Comet is holding a clearance sale starting today as administrators continue to try and find a buyer for the struggling electrical retail chain.
Offers are only available in store while stocks last, with our Forum users reporting discounts of around 10-20%. A spokesman for administrator Deloitte told Yahoo Finance: "The discounts are gentle. It's not a hard sale."
Check out your local store for details.
Accountancy firm Deloitte was officially appointed administrator to Comet last night and is urgently trying to find a buyer for the chain, which has 236 UK stores.
Comet's website and stores were closed yesterday as the retailer checked its remaining stock, briefed staff and prepared for a fire sale of stock in an attempt to raise cash.
A statement on the company's website says "Comet sale starting soon".
Deloitte "temporarily suspended" Comet gift cards and vouchers last night while it assesses the situation. Although 6,600 jobs could be at risk, Deloitte says it intends to keep stores trading during the administration and isn't planning redundancies.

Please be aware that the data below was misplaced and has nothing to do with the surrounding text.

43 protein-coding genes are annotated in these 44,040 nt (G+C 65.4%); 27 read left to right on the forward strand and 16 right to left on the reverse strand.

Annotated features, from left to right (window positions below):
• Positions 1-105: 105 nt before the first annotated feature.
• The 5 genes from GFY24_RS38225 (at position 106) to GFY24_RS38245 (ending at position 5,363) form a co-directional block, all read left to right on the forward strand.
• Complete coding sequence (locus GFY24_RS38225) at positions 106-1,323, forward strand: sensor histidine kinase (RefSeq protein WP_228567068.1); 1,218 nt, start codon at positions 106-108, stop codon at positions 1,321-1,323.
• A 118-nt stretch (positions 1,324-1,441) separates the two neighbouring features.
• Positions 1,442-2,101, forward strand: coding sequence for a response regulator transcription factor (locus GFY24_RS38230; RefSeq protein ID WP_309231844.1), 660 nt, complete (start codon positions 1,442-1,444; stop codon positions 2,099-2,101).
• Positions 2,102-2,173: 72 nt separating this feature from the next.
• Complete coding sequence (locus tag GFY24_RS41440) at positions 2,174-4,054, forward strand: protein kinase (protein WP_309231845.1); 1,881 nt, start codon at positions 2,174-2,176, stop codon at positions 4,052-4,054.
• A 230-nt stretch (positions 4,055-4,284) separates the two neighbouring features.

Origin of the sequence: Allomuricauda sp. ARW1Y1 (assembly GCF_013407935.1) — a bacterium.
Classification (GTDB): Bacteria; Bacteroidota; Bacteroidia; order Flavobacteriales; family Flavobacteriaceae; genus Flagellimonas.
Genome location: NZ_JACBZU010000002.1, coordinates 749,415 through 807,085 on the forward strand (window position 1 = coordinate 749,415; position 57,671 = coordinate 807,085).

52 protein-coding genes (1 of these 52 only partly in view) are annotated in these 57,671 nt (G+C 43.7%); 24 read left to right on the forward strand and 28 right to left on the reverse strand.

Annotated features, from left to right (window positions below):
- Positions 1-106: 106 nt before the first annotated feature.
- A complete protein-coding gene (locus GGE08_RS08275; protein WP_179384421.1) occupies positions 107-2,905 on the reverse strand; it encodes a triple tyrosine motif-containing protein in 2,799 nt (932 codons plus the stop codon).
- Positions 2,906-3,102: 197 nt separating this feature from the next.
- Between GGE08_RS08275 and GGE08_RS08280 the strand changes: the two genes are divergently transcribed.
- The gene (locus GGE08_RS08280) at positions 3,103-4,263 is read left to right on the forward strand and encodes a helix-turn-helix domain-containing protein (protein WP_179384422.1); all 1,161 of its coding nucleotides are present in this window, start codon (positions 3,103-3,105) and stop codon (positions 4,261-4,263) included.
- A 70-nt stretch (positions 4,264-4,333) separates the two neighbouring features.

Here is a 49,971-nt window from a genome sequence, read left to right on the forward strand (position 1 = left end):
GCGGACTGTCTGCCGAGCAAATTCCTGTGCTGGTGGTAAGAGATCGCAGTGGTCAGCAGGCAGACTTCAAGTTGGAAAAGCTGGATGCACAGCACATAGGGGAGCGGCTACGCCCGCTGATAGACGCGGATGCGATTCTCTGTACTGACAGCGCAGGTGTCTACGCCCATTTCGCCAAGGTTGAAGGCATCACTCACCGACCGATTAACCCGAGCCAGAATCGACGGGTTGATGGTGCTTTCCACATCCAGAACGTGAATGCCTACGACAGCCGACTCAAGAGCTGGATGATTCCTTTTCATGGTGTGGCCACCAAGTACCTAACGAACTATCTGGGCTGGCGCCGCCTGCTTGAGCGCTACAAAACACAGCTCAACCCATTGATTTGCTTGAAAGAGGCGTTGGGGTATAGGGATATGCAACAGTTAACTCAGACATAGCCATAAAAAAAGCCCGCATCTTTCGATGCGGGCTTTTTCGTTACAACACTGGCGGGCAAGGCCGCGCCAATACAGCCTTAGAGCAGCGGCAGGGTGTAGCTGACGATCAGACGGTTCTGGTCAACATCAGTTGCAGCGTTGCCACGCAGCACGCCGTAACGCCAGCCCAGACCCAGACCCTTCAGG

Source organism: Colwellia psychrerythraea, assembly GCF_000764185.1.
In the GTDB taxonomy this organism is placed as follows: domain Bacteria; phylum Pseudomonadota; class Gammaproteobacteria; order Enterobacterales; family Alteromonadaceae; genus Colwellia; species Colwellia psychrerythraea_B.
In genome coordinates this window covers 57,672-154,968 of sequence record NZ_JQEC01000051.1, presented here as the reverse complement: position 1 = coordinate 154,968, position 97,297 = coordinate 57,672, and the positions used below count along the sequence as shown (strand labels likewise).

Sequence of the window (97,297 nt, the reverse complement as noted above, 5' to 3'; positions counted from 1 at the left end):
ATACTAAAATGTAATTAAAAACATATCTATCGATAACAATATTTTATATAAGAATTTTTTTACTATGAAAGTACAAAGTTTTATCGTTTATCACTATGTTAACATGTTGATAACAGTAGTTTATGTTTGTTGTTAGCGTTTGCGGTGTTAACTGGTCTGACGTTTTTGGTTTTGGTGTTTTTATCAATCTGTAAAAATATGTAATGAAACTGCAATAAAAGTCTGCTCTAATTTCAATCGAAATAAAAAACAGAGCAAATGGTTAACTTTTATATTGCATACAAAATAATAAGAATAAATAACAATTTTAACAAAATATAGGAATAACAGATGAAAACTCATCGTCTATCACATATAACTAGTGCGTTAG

Electrical retailer Comet has confirmed it will be placed in administration, with the possible loss of up to 200 jobs at its Hull HQ. The firm's website is currently offline.
Staff were informed of the plan at a meeting earlier today. Comet says it is "urgently working" on plans to secure the company's future and it is hoped a buyer for the chain will be found.
With losses estimated at around £35m for the year to April 30th, Comet has struggled in a tough market against supermarkets and online retailers such as Amazon.
French company Kesa paid Comet's current owner OpCapita £50m to take the loss-making chain off its hands last year. OpCapita paid a token £2 for the chain.
Today's Guardian reports that Comet faced a cash crunch after trade insurers cut credit lines to suppliers, forcing them to ask for payment for goods upfront.
Comet has 236 UK stores, which employ around 6500 people. They are expected to remain open for business until the crisis is resolved.
It's another sign of just how cut-throat the market for electrical goods has become during the recession. Last year Best Buy crashed out of the UK market after failing to stem mounting losses, and despite a high-profile launch.